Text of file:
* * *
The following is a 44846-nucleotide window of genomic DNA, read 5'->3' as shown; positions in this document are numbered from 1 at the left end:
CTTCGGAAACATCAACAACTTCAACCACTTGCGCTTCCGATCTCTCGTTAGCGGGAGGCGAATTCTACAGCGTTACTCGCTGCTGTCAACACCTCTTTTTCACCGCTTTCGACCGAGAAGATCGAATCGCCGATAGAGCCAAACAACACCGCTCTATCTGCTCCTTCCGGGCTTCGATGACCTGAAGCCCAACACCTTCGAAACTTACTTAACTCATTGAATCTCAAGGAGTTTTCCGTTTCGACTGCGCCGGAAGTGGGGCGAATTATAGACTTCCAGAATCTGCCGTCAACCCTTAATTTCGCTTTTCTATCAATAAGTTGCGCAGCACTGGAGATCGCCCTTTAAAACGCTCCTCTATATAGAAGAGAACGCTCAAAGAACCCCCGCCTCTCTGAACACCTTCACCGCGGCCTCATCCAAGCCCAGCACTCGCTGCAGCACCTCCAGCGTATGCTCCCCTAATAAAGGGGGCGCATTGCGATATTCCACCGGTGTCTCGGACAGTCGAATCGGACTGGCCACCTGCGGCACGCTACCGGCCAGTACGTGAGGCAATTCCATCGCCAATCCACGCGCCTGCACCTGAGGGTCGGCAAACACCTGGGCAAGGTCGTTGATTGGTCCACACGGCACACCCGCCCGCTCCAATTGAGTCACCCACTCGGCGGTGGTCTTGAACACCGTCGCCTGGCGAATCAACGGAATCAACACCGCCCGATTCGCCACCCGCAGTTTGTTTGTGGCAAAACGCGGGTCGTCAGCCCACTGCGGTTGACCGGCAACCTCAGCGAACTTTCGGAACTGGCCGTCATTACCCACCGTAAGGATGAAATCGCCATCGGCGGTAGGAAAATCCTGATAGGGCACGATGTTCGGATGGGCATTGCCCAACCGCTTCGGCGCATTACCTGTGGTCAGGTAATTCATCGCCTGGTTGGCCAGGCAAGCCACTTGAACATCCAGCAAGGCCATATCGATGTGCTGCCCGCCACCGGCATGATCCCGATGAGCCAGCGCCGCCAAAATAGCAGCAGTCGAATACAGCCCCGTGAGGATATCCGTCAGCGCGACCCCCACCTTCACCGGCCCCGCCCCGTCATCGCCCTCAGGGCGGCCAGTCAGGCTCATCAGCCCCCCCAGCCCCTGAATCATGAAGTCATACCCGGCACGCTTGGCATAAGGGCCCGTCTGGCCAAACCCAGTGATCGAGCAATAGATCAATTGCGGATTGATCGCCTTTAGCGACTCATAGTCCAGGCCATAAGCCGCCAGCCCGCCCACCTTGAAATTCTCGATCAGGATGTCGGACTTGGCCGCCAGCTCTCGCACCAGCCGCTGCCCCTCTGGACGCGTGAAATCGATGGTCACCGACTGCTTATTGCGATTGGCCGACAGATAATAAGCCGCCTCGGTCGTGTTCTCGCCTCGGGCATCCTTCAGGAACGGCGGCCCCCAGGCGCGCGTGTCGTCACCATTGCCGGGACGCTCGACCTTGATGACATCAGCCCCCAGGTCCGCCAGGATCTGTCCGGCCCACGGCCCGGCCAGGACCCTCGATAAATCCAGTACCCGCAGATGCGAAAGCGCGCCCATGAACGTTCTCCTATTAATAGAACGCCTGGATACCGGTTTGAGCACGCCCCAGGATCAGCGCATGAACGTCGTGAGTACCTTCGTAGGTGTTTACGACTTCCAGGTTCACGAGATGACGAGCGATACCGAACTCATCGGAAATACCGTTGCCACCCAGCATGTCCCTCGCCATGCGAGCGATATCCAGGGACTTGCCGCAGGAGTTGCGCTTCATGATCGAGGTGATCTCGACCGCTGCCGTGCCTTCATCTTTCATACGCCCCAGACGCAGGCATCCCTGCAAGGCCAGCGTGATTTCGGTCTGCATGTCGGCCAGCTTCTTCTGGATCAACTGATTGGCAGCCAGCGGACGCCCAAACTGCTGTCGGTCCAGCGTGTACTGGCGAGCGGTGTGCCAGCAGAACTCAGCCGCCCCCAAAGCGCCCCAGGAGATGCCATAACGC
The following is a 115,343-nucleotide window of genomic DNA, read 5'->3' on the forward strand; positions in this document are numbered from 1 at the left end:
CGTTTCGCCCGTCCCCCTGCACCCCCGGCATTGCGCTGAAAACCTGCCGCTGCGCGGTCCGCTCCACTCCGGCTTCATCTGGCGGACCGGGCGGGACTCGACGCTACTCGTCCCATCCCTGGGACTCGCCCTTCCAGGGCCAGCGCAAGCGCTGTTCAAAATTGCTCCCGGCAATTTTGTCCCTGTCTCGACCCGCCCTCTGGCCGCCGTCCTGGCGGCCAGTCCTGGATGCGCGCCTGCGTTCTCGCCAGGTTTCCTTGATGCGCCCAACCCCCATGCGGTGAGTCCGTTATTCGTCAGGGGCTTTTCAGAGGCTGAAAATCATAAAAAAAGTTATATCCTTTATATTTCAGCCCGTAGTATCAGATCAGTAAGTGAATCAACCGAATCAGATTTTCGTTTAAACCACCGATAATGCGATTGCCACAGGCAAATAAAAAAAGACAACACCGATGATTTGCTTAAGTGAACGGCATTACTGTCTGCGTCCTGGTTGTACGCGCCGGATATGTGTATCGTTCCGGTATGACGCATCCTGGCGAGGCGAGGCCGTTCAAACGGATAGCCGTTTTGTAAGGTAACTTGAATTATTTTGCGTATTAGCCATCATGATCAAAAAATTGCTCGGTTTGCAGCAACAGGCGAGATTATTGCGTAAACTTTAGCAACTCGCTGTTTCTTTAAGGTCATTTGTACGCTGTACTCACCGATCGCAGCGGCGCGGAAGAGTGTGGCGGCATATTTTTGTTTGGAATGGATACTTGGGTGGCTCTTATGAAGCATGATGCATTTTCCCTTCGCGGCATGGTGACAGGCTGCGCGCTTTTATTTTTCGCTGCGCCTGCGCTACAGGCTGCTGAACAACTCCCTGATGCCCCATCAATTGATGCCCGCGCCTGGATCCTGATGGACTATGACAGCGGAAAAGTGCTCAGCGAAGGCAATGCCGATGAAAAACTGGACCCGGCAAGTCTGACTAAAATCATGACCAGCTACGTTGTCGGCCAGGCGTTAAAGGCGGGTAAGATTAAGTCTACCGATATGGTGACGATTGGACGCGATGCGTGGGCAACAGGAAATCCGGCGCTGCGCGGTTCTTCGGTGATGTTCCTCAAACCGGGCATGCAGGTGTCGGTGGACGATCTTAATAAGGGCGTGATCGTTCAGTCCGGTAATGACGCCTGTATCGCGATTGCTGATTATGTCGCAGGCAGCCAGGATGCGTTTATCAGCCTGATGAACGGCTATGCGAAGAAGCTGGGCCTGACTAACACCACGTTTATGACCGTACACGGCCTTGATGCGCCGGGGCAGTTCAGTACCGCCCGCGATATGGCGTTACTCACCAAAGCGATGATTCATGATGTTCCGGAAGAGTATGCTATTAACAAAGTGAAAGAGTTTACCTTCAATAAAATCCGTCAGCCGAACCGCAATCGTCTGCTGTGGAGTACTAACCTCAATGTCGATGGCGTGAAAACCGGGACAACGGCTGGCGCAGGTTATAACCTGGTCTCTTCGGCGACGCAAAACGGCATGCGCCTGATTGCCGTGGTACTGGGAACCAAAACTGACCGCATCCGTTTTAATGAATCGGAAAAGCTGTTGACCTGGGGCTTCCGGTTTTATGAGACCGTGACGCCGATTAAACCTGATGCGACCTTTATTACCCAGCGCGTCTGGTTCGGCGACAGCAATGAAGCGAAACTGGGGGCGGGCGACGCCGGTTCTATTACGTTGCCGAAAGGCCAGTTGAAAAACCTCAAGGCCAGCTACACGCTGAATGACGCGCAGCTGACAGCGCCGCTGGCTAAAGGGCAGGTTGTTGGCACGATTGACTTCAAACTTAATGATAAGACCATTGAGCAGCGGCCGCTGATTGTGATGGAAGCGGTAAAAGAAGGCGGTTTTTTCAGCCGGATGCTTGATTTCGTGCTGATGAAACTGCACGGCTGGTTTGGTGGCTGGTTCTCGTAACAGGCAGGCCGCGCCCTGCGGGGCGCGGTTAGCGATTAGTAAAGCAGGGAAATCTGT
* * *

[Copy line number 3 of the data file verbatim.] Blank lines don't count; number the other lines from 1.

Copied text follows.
The following is a 115,343-nucleotide window of genomic DNA, read 5'->3' on the forward strand; positions in this document are numbered from 1 at the left end: